‘My daughter was killed by a drink driver yet he kept his licence for a whole year’

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On Christmas Day 2021, families across the UK woke to presents and fairy lights with their loved ones popping the prosecco.

But Debbie Clack’s day was spent living every mother’s worst nightmare as she anxiously waited at the hospital bedside of her daughter Lillie. The 21-year-old had suffered horrific injuries in a car accident during the early hours of the morning.

Charlie Hilton, the man behind the wheel, had been drink driving and reached speeds of 100mph during a police chase through south London, before his Mercedes flipped over and caught fire.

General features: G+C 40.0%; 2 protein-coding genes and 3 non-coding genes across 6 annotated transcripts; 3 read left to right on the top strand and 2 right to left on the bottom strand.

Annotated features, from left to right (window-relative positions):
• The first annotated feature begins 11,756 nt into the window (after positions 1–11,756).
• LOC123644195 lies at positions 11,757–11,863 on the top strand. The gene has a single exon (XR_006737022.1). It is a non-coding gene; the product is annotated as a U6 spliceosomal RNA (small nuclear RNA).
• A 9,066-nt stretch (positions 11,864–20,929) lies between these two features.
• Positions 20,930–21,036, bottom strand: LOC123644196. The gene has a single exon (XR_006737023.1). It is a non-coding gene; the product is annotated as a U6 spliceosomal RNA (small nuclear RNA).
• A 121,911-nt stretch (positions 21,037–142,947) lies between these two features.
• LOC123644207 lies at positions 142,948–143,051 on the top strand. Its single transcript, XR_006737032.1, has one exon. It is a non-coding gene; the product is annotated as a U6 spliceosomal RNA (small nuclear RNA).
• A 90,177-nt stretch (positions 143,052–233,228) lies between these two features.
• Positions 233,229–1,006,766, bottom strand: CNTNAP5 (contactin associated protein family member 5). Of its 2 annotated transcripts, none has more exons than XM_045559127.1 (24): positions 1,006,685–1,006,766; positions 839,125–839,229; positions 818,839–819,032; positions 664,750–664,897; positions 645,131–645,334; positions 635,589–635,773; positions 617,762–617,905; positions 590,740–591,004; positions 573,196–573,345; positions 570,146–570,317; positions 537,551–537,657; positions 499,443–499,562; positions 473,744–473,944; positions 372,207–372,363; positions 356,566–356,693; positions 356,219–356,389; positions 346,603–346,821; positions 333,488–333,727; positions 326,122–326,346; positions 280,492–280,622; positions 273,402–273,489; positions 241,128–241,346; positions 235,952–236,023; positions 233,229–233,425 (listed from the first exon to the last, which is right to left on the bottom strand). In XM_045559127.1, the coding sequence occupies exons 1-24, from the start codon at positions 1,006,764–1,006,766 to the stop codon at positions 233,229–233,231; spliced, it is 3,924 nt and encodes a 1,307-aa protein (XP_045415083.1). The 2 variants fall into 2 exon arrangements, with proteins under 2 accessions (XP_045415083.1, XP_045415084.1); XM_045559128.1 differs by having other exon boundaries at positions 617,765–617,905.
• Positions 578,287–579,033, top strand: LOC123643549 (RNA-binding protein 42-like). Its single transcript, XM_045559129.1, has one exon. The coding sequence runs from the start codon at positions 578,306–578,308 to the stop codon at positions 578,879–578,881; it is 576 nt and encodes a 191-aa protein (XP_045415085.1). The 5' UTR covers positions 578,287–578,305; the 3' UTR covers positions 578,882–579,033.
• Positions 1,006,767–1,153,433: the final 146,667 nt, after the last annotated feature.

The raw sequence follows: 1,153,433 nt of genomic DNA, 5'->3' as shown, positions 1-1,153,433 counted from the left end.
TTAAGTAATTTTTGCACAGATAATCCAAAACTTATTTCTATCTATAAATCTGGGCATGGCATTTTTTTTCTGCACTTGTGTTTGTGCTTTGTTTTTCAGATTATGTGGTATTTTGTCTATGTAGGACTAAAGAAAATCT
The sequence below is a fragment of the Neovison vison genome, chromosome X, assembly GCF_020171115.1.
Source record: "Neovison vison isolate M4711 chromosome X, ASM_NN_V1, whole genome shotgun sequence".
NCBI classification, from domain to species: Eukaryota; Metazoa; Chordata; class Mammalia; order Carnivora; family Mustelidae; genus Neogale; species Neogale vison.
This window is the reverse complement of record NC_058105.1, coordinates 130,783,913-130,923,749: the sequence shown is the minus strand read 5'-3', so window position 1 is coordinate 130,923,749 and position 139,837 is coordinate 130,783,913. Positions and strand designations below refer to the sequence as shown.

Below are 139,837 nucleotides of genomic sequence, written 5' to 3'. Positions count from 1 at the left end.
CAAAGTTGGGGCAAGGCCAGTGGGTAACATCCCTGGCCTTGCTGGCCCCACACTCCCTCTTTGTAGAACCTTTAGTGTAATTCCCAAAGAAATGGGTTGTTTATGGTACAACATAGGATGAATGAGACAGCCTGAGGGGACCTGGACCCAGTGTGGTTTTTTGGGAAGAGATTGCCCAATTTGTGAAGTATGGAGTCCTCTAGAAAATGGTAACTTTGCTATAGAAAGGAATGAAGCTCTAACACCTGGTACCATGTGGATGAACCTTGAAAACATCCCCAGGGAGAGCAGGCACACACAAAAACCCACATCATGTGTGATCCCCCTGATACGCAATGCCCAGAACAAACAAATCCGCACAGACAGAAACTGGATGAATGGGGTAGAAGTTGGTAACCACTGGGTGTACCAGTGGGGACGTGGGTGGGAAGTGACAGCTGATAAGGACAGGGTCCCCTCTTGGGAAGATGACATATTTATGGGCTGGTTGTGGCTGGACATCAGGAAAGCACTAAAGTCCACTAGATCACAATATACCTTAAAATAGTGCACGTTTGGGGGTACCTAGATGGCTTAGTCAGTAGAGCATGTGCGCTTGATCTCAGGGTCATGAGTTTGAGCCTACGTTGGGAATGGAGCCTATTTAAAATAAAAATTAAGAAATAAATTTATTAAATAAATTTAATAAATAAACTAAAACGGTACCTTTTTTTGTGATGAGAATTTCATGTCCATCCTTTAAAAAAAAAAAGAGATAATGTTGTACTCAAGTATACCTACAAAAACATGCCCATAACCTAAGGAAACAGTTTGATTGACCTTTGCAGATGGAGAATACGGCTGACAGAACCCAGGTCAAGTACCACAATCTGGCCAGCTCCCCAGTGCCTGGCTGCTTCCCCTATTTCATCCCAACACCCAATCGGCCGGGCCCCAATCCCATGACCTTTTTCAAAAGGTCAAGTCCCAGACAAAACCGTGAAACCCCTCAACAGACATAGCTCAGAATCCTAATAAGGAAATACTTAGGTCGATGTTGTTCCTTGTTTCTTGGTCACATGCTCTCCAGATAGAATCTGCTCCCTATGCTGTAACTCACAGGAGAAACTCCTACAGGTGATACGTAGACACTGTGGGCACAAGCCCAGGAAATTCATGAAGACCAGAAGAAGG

Charlie Hilton, who was behind the wheel, was allowed to keep his licence for a year

(Debbie Clack)

Lillie, one of his passengers, died three days later with her family left devastated. Despite being caught at the scene and with multiple witnesses recognising him as the driver, it would take a whole year for Hilton to be charged with causing death by dangerous driving.

As Lillie’s friends attended her funeral and decorated her grave, Hilton was allowed to continue driving and was even able to enjoy two holidays to Ibiza and a luxury trip to Dubai.

Now, her family are petitioning for Lillie’s Law, to ensure dangerous drivers have their licences suspended immediately after a fatal crash, rather than at the point of their conviction.

“It’s disgraceful that he was arranging holidays and driving from the minute he left hospital before Lillie had even been laid to rest,” Ms Clack told The Independent. “We started this petition because we couldn’t believe this was the law. You can kill using a car but you’re still allowed to drive straight afterwards.”